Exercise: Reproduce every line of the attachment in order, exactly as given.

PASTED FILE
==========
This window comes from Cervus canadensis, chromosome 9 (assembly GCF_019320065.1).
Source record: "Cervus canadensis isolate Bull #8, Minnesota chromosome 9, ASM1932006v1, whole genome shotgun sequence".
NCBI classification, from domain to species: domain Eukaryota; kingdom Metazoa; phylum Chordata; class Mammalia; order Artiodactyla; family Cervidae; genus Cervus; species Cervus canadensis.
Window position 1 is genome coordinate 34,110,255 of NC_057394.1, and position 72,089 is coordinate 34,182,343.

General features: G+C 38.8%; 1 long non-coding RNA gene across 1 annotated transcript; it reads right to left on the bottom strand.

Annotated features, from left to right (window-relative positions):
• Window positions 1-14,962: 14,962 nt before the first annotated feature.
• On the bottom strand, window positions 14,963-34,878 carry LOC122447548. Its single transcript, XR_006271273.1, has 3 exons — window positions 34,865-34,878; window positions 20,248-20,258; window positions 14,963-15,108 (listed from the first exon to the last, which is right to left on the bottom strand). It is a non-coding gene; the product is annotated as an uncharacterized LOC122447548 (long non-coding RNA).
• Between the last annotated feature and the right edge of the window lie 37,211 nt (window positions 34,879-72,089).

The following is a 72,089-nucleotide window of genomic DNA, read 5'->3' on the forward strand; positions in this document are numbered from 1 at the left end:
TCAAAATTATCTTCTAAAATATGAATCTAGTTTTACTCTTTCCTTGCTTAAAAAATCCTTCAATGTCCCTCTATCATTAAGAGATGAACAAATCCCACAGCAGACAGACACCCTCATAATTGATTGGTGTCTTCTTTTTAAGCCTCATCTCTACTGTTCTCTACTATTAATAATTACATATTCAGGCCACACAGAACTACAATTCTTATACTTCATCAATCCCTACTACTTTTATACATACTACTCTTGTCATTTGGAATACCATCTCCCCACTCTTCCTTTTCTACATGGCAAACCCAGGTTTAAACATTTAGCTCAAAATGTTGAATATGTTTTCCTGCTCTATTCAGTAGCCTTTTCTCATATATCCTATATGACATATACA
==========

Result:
This window comes from Cervus canadensis, chromosome 9 (assembly GCF_019320065.1).
Source record: "Cervus canadensis isolate Bull #8, Minnesota chromosome 9, ASM1932006v1, whole genome shotgun sequence".
NCBI classification, from domain to species: domain Eukaryota; kingdom Metazoa; phylum Chordata; class Mammalia; order Artiodactyla; family Cervidae; genus Cervus; species Cervus canadensis.
Window position 1 is genome coordinate 34,110,255 of NC_057394.1, and position 72,089 is coordinate 34,182,343.

General features: G+C 38.8%; 1 long non-coding RNA gene across 1 annotated transcript; it reads right to left on the bottom strand.

Annotated features, from left to right (window-relative positions):
• Window positions 1-14,962: 14,962 nt before the first annotated feature.
• On the bottom strand, window positions 14,963-34,878 carry LOC122447548. Its single transcript, XR_006271273.1, has 3 exons — window positions 34,865-34,878; window positions 20,248-20,258; window positions 14,963-15,108 (listed from the first exon to the last, which is right to left on the bottom strand). It is a non-coding gene; the product is annotated as an uncharacterized LOC122447548 (long non-coding RNA).
• Between the last annotated feature and the right edge of the window lie 37,211 nt (window positions 34,879-72,089).

The following is a 72,089-nucleotide window of genomic DNA, read 5'->3' on the forward strand; positions in this document are numbered from 1 at the left end:
TCAAAATTATCTTCTAAAATATGAATCTAGTTTTACTCTTTCCTTGCTTAAAAAATCCTTCAATGTCCCTCTATCATTAAGAGATGAACAAATCCCACAGCAGACAGACACCCTCATAATTGATTGGTGTCTTCTTTTTAAGCCTCATCTCTACTGTTCTCTACTATTAATAATTACATATTCAGGCCACACAGAACTACAATTCTTATACTTCATCAATCCCTACTACTTTTATACATACTACTCTTGTCATTTGGAATACCATCTCCCCACTCTTCCTTTTCTACATGGCAAACCCAGGTTTAAACATTTAGCTCAAAATGTTGAATATGTTTTCCTGCTCTATTCAGTAGCCTTTTCTCATATATCCTATATGACATATACA